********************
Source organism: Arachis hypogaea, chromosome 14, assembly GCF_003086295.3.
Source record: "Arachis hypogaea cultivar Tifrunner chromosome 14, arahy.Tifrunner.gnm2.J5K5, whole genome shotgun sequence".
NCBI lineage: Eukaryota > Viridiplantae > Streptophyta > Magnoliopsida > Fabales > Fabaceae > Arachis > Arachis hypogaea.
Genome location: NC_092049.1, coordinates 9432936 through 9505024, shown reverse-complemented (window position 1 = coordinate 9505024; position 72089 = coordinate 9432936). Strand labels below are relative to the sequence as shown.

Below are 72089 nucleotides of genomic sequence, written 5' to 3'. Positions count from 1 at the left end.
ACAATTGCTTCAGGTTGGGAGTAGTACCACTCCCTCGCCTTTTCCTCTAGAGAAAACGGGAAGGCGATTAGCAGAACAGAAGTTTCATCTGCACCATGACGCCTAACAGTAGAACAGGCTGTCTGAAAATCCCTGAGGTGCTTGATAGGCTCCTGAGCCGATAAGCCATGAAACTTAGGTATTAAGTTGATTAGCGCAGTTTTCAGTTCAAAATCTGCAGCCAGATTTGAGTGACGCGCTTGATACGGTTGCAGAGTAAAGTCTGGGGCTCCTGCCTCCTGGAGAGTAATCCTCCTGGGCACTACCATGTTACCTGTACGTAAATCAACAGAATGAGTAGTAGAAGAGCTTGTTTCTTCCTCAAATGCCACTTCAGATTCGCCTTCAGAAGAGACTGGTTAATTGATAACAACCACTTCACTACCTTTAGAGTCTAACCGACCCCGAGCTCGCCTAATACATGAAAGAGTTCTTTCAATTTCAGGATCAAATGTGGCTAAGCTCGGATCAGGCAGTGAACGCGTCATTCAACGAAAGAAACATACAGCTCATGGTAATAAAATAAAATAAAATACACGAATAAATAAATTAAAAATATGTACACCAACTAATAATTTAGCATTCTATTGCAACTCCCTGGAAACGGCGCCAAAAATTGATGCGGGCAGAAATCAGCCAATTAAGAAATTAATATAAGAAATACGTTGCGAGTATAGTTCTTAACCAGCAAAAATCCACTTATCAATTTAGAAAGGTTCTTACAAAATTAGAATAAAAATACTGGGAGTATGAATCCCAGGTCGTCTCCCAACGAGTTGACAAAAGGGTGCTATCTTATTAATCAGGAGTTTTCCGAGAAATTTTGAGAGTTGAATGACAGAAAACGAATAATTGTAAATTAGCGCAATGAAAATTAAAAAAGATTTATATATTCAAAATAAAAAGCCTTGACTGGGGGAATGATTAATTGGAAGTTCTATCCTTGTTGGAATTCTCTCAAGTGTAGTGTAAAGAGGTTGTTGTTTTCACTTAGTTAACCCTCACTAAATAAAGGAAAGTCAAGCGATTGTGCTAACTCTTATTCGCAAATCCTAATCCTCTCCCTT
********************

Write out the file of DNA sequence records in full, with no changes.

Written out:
Source organism: Arachis hypogaea, chromosome 14, assembly GCF_003086295.3.
Source record: "Arachis hypogaea cultivar Tifrunner chromosome 14, arahy.Tifrunner.gnm2.J5K5, whole genome shotgun sequence".
NCBI lineage: Eukaryota > Viridiplantae > Streptophyta > Magnoliopsida > Fabales > Fabaceae > Arachis > Arachis hypogaea.
Genome location: NC_092049.1, coordinates 9432936 through 9505024, shown reverse-complemented (window position 1 = coordinate 9505024; position 72089 = coordinate 9432936). Strand labels below are relative to the sequence as shown.

Below are 72089 nucleotides of genomic sequence, written 5' to 3'. Positions count from 1 at the left end.
ACAATTGCTTCAGGTTGGGAGTAGTACCACTCCCTCGCCTTTTCCTCTAGAGAAAACGGGAAGGCGATTAGCAGAACAGAAGTTTCATCTGCACCATGACGCCTAACAGTAGAACAGGCTGTCTGAAAATCCCTGAGGTGCTTGATAGGCTCCTGAGCCGATAAGCCATGAAACTTAGGTATTAAGTTGATTAGCGCAGTTTTCAGTTCAAAATCTGCAGCCAGATTTGAGTGACGCGCTTGATACGGTTGCAGAGTAAAGTCTGGGGCTCCTGCCTCCTGGAGAGTAATCCTCCTGGGCACTACCATGTTACCTGTACGTAAATCAACAGAATGAGTAGTAGAAGAGCTTGTTTCTTCCTCAAATGCCACTTCAGATTCGCCTTCAGAAGAGACTGGTTAATTGATAACAACCACTTCACTACCTTTAGAGTCTAACCGACCCCGAGCTCGCCTAATACATGAAAGAGTTCTTTCAATTTCAGGATCAAATGTGGCTAAGCTCGGATCAGGCAGTGAACGCGTCATTCAACGAAAGAAACATACAGCTCATGGTAATAAAATAAAATAAAATACACGAATAAATAAATTAAAAATATGTACACCAACTAATAATTTAGCATTCTATTGCAACTCCCTGGAAACGGCGCCAAAAATTGATGCGGGCAGAAATCAGCCAATTAAGAAATTAATATAAGAAATACGTTGCGAGTATAGTTCTTAACCAGCAAAAATCCACTTATCAATTTAGAAAGGTTCTTACAAAATTAGAATAAAAATACTGGGAGTATGAATCCCAGGTCGTCTCCCAACGAGTTGACAAAAGGGTGCTATCTTATTAATCAGGAGTTTTCCGAGAAATTTTGAGAGTTGAATGACAGAAAACGAATAATTGTAAATTAGCGCAATGAAAATTAAAAAAGATTTATATATTCAAAATAAAAAGCCTTGACTGGGGGAATGATTAATTGGAAGTTCTATCCTTGTTGGAATTCTCTCAAGTGTAGTGTAAAGAGGTTGTTGTTTTCACTTAGTTAACCCTCACTAAATAAAGGAAAGTCAAGCGATTGTGCTAACTCTTATTCGCAAATCCTAATCCTCTCCCTT